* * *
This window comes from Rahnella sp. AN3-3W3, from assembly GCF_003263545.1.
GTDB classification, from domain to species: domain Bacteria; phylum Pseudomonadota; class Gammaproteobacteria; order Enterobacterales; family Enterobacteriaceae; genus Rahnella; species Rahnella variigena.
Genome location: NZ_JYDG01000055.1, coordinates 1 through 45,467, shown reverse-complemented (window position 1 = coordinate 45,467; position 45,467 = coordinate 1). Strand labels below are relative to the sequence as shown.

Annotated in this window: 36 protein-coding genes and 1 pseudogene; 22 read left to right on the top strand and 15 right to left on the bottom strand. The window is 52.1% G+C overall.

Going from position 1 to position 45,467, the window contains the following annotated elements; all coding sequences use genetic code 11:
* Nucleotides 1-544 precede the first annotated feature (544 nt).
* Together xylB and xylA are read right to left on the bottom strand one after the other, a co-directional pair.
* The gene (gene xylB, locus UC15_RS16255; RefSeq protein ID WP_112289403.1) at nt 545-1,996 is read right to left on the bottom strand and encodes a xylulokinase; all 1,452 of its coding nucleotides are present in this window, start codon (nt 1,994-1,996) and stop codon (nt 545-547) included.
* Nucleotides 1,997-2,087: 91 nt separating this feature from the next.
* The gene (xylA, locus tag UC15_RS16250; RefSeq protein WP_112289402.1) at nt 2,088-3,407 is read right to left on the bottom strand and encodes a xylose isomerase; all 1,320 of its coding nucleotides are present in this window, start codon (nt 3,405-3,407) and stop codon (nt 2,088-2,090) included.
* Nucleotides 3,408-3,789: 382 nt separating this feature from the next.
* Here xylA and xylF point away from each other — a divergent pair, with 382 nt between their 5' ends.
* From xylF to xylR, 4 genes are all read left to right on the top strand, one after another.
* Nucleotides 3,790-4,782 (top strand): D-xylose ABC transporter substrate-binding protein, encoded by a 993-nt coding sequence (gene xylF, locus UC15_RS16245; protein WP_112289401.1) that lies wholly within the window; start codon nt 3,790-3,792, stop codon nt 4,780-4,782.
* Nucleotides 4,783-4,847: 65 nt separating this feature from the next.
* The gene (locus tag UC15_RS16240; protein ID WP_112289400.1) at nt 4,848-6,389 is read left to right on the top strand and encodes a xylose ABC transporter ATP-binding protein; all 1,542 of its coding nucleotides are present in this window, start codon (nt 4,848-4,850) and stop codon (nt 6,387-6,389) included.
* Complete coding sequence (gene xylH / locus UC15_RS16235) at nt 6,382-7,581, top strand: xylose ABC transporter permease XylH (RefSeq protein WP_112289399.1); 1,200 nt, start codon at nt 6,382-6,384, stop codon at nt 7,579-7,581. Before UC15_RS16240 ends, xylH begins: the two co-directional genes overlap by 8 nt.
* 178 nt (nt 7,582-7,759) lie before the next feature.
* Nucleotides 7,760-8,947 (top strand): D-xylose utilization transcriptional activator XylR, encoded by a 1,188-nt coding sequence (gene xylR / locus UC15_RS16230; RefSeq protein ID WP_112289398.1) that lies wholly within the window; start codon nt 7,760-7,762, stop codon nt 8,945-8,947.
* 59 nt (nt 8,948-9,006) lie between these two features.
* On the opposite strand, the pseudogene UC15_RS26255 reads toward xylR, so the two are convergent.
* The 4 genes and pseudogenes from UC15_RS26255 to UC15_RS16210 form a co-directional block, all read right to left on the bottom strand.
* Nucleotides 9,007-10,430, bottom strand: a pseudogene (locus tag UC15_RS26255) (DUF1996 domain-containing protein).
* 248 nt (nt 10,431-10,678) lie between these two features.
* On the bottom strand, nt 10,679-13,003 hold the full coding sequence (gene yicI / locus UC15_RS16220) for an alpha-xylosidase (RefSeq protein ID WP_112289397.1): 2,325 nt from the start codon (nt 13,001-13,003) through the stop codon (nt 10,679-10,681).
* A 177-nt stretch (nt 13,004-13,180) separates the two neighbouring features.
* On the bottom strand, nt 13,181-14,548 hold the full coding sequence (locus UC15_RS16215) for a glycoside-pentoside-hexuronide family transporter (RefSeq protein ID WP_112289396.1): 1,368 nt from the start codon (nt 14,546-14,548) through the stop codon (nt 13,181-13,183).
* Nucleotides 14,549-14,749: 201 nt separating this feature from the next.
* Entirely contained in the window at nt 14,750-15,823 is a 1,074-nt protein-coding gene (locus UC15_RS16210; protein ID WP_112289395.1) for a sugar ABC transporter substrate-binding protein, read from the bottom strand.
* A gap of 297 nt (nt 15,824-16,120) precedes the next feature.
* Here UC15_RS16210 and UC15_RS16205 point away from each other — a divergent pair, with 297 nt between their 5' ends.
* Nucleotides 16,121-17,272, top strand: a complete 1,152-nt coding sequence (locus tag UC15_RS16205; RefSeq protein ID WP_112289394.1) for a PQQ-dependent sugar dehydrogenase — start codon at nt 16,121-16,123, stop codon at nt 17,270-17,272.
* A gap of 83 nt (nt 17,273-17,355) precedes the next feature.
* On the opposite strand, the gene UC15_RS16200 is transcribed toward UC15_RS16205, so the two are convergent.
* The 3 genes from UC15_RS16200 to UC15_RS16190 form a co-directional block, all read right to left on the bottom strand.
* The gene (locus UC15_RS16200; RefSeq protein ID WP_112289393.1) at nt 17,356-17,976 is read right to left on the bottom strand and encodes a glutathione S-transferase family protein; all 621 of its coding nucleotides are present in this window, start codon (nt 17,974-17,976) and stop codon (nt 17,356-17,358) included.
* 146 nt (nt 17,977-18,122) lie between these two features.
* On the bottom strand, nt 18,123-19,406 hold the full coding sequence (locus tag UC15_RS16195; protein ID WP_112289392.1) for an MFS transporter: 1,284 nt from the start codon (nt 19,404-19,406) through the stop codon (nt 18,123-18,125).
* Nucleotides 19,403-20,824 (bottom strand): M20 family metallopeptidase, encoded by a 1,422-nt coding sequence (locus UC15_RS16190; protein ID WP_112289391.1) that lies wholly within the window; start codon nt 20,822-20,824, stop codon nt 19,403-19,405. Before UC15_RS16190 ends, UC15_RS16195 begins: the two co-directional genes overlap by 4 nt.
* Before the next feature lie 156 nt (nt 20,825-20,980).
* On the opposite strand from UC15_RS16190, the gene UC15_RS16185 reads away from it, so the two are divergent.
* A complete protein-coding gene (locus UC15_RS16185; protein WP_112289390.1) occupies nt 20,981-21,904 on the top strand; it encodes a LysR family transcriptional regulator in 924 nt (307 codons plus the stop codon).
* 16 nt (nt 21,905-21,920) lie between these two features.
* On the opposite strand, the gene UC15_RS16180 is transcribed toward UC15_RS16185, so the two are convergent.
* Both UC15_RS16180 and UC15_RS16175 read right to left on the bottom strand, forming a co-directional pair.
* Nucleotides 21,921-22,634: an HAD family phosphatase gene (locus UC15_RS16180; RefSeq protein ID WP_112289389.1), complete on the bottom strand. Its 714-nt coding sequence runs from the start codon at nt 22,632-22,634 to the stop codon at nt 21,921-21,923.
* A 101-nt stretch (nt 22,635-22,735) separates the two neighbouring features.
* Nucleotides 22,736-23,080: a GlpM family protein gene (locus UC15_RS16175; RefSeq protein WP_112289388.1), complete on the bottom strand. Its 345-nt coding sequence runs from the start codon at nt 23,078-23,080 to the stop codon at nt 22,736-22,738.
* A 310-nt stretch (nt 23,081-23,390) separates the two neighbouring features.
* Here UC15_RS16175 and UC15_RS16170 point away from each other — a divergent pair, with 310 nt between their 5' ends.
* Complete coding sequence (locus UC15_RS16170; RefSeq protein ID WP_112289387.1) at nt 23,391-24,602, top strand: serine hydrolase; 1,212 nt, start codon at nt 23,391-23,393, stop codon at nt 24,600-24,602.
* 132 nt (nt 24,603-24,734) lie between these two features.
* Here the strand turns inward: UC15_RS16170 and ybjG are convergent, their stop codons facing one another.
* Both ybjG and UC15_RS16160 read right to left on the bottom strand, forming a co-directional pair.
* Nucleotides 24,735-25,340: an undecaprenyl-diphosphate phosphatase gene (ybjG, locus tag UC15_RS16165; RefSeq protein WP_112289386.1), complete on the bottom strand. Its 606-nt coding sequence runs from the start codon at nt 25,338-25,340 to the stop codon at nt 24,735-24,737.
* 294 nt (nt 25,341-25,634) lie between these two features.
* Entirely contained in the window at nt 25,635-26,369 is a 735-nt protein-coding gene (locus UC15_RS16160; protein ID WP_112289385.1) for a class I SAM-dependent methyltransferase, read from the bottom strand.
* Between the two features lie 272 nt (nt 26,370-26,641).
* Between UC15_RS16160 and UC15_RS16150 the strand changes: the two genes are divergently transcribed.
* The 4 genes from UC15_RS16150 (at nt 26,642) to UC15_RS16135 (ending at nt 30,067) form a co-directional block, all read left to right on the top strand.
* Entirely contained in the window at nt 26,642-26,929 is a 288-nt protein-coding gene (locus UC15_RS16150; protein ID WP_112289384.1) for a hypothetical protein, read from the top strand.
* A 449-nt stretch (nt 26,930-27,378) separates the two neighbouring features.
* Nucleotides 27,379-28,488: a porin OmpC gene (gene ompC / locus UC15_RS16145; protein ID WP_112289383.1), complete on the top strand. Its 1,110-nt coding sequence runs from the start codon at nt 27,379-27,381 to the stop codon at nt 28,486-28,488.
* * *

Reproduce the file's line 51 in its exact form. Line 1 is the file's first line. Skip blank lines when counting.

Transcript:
* Complete coding sequence (locus UC15_RS16170; RefSeq protein ID WP_112289387.1) at nt 23,391-24,602, top strand: serine hydrolase; 1,212 nt, start codon at nt 23,391-23,393, stop codon at nt 24,600-24,602.